Heilongjiang Province: Wikis


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Coordinates: 47°50′N 127°40′E / 47.833°N 127.667°E / 47.833; 127.667

Heilongjiang Province
Chinese : 黑龙江省
Hēilóngjiāng Shěng
Abbreviations:   (pinyin: Hēi)
Heilongjiang is highlighted on this map.
Origin of name 黑 hēi - black
龙 lóng - dragon
江 jiāng - river
"Amur River"
Administration type Province
(and largest city)
CPC Ctte Secretary Ji Bingxuan (吉炳轩)
Governor Li Zhanshu (栗战书)
Area 460,000 km2 (180,000 sq mi) (6th)
Population (2004)
 - Density
38,170,000 (16th)
83 /km2 (210 /sq mi) (26th)
GDP (2008)
 - per capita
CNY 831 billion (15th)
CNY 21,727 (13th)
HDI (2006) 0.796 (medium) (10th)
Ethnic composition Han - 95%
Manchu - 3%
Korean - 1%
Mongol - 0.4%
Hui - 0.3%
Prefecture-level 13 divisions
County-level 128 divisions
Township-level* 1284 divisions
ISO 3166-2 CN-23
Official website
(Simplified Chinese)
Source for population and GDP data:
《中国统计年鉴—2005》 China Statistical Yearbook 2005
ISBN 7503747382
Source for nationalities data:
《2000年人口普查中国民族人口资料》 Tabulation on nationalities of 2000 population census of China
ISBN 7105054255
*As at December 31, 2004
Template ■ Discussion ■ WikiProject China
History of the Priamurye region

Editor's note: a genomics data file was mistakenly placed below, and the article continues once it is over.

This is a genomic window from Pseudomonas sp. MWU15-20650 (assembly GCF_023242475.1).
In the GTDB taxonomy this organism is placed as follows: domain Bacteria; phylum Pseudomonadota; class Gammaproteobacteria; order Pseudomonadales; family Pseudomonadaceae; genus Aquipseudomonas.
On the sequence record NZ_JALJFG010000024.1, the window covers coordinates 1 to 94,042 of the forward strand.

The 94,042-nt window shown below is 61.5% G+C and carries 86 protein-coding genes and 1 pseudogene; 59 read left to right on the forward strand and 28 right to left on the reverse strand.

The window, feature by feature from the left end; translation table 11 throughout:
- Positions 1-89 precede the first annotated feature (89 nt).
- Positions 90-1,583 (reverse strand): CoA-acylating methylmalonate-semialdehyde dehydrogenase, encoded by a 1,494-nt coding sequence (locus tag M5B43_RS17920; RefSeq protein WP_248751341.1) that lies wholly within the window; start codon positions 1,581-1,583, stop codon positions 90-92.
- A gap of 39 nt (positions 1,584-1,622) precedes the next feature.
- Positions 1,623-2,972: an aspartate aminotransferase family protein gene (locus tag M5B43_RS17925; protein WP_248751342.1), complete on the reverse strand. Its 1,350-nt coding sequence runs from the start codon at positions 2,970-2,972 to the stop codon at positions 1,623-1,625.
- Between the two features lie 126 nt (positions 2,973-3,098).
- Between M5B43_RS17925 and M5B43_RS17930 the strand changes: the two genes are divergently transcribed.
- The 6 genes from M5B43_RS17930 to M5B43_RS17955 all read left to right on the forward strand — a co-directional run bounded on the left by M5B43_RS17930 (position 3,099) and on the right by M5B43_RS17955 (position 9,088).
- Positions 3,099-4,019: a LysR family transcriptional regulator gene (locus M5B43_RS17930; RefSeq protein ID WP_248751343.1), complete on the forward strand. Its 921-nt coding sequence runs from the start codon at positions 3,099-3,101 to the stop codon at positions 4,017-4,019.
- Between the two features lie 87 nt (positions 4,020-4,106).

(incl. also Heilongjiang,
Amur Oblast and south. part of Khabarovsk Krai)
Liao Dynasty|Daurs
Jin Dynasty (1115-1234)|Nivkhs
Eastern Jin (1215-1234)
Yuan Dynasty|Evenks
Yeren Jurchens|Solon Khanate
Qing Dynasty|Nanais|Ulchs
Russian Exploration|Negidals
Manchus-Cossacks wars (1652-1689)
Governement-General of Eastern Siberia
Li-Lobanov Treaty
Siberian Regional Government
Far-Eastern Republic
Far-Eastern Oblast
Soviet invasion of Manchuria (1945)
Sino-Soviet border conflict
Far Eastern Federal District

About this sound Heilongjiang (simplified Chinese: 黑龙江省traditional Chinese: 黑龍江省pinyin: Hēilóngjiāng Shěng; Postal map spelling: Heilungkiang; Manchu: Sahaliyan ula) is a province of the People's Republic of China located in the northeastern part of the country. "Heilongjiang" literally means Black Dragon River, which is the Chinese name for the Amur. The one-character abbreviation is 黑 (pinyin: Hēi). The Manchu name of the region is Sahaliyan ula (literally, "Black River"), from which the name of Sakhalin island is derived.